Last edited by Nick-H; Mar 22nd, 2007 at 14:08.. Reason: fixed the quote box
#14 Mar 22nd, 2007, 11:39
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#14
This applies to people from what are usually described as western, English-speaking countries, where the travelers are not of South Asian origin:

The issuing of the visa is between you and the consulate. There are no travel agents involved, unless you have the agent file the papers for your visa--which is fine. The travel agent might provide your full itinerary to the consulate, but there is no requirement that you show proof of onward travel in order to get a visa.

In seven trips to India, going back to 1996, I have never had to show any government official or airline employee any information regarding my travel plans. They don't ask, they don't care--and frankly, it's none of their business. There are no stated or unstated requirements. It's perfectly legal and normal to travel to India on a one-way ticket.

Anyone who tells you otherwise is misinformed, and if your airline hassles you, ask to speak to a supervisor. All the airline is required to do by the government of India is verify that you have a valid visa in a valid passport.

It may have been different long ago, but this is the way it is now.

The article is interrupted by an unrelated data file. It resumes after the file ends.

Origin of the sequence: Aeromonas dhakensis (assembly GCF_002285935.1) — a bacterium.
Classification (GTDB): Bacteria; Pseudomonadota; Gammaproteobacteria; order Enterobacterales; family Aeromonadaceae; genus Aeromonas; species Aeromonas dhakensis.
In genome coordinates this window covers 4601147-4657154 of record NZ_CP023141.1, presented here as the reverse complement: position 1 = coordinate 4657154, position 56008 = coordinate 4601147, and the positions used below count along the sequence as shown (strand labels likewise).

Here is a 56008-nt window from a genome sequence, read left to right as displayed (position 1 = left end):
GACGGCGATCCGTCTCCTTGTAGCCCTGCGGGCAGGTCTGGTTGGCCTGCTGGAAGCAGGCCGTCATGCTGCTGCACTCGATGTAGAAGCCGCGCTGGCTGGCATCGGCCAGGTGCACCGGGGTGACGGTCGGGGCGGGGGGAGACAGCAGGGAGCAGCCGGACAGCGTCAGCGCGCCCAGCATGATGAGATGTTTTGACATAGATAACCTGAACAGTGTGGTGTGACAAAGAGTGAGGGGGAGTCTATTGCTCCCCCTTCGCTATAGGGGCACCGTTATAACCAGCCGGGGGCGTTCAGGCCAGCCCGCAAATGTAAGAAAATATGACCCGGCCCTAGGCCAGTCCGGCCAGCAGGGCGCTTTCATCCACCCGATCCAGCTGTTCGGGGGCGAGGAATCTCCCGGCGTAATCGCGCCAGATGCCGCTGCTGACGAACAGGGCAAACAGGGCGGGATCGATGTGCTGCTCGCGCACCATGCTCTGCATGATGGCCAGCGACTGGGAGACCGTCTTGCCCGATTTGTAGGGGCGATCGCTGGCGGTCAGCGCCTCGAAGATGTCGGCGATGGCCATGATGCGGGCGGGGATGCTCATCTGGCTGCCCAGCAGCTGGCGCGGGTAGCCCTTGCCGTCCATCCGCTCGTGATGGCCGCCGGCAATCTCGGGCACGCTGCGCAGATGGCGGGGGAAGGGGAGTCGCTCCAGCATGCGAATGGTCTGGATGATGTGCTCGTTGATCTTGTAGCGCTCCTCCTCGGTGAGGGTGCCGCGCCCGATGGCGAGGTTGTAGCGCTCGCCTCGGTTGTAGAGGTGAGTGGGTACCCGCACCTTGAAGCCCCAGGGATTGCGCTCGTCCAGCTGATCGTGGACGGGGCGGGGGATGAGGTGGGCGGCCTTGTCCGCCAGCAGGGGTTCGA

#15 Mar 22nd, 2007, 14:13
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#15
Well, I guess the US State Department isw wrong too (it wouldn't be the first time) :

QUOTE
INDIA - *Passport and visa required. Tourist visas require 1 application form, 2 photos, proof of sufficient funds, onward/return ticket, and $150 fee. Visa must be obtained before arrival. Include prepaid envelope for return of passport by certified mail. HIV test required for all students and anyone over 18 staying 1 year or more; U.S. test from well-known lab accepted. For information about business visas and other requirements, consult the Embassy of India, 2536 Massachusetts Ave., NW, Washington, DC 20008 (202/939-9806/9899) or the nearest Consulate General: Chicago (312/595-0405), Houston (713-626-2355), New York (212/774-0600) or San Francisco (415/668-0683). Internet: www.indianembassy.org
UNQUOTE

As Colin's experience shows, the responses should be a little more prudent than just saying "won't be a problem".